June 21, 2016

Tell me what you want, what you really, really, want

Have you ever taught a course thinking it was going great - students were engaged, they were participating, and they completed all their assignments. Then, you receive the course evaluation forms and your heart sinks.

In the depths of your reflection, you drown yourself in questions like "what went wrong?" "what didn't they like?" "were they unhappy?" "what did they think the course was about?" and so on. The surface of the water is nearing, and with this article I will stop you from sinking any further.

My personal teaching philosophy is that satisfying teaching experiences come from designing worthwhile learning experiences. In my research, I have found some who support my position on the student experience. To achieve this, I believe we need to consider the expectations of the instructor, the institution, and the student.

In the book Student Engagement Techniques, Barkley states that there should be an open dialogue between institutions and faculty about how important different teaching strategies are to student success, how often these strategies are used, and what a teacher believes is important to a certain course (p. 43). Robert Smallwood (2008) , supports Barkley  by saying that “in many respects, [student engagement is] a three-way partnership between students, faculty, and administration that results in a classroom environment conducive to maximizing adult learning” (pg. 42).

When the institution and faculty are in constant communication about what is being delivered, and how it is being delivered, student success will be achieved. In adapting this philosophy, change is inevitable. The main change will be changing our thought patterns to include thinking about what our students want from us - what they really want. 

The Association for Supervision and Curriculum Development (ASCD) asked students to describe a time when they felt they were engaged and motivated when learning. They identified a number of ways teachers can help build a worthwhile learning experience. If institutions help teachers use some of the points mentioned, like showing teachers how they can make a difference, making them feel important, and bringing out their best selves, they will find the strength they need to make change.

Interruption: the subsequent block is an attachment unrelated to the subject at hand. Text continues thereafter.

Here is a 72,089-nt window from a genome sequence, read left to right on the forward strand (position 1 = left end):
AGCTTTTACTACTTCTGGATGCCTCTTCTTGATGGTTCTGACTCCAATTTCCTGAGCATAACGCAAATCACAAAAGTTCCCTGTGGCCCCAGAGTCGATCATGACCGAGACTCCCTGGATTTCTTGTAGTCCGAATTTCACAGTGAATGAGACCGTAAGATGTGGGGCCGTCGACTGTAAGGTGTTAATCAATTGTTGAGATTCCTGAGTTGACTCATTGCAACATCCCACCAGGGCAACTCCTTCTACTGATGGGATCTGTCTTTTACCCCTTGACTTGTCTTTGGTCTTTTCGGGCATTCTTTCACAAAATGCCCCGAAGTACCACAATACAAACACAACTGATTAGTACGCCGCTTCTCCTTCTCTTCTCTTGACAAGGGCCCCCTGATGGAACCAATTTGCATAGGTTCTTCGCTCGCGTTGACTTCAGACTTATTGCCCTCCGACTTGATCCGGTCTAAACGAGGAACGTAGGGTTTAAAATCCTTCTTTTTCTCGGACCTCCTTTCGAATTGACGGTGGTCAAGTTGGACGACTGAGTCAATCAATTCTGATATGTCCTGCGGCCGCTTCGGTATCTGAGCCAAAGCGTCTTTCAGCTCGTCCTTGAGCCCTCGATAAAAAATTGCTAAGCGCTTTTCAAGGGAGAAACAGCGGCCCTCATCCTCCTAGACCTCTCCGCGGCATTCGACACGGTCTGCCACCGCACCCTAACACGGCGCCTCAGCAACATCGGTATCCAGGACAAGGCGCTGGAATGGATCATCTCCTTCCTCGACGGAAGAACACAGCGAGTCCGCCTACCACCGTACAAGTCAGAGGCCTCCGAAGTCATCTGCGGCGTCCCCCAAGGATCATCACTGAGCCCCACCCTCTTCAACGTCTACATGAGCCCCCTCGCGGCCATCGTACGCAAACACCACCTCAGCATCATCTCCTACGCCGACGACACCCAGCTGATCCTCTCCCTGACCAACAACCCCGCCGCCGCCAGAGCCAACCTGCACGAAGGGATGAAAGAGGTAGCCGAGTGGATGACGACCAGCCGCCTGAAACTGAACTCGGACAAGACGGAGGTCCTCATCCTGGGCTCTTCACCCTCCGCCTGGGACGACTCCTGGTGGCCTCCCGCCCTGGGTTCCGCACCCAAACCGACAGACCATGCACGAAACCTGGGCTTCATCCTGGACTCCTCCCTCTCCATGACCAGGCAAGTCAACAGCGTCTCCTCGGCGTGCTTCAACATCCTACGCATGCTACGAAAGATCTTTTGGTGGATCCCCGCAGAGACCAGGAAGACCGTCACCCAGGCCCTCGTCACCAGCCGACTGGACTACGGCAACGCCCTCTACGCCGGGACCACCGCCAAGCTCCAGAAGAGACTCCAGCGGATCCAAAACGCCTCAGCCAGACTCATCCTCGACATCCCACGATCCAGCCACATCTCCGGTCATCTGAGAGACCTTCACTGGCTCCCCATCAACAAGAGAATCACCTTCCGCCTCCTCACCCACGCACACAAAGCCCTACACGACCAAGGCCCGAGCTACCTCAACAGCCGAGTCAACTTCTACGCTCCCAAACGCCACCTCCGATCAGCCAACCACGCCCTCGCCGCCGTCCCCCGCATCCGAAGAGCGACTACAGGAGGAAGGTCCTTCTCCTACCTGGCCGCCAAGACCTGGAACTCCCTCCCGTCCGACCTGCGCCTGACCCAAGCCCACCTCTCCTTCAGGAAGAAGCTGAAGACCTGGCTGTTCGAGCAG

Recommendations made by the OUSA (2010 Student Survey) include: 
  • institutions establishing and adequately maintaining instructional support programs in order to encourage innovation in teaching 
  • provide professional development for instructors
  • appointing a teaching and learning leader in each department to work with their colleagues in improving the department’s teaching, learning and assessment strategies
  • to assist in reviewing and designing curriculum
Key changes must take place in order for teachers to change to learner-centered teaching, as proposed by Wiemer and Blumberg in Elizabeth Barkley's Student Engagement Techniques. Their model serves as a guide for teachers and consists of a 7 step process where teachers analyze the balance of power, function of content, role of the teacher, responsibility for learning, and the purpose and process of evaluation (p. 88). Learning and following this process will only help to empower teachers and institutions in facilitating change.

Jose Bowen, in his book Teaching Naked, states “we like to think of students as our product rather than our customers,” (p. 217) and that we need to become more focused on designing learning experiences (p. 246). To help design student learning experiences that build appeal and bridge the expectations gap, here is a list of 15 things students really want from teachers. Remember, and this is most important, without students, we are unemployed.

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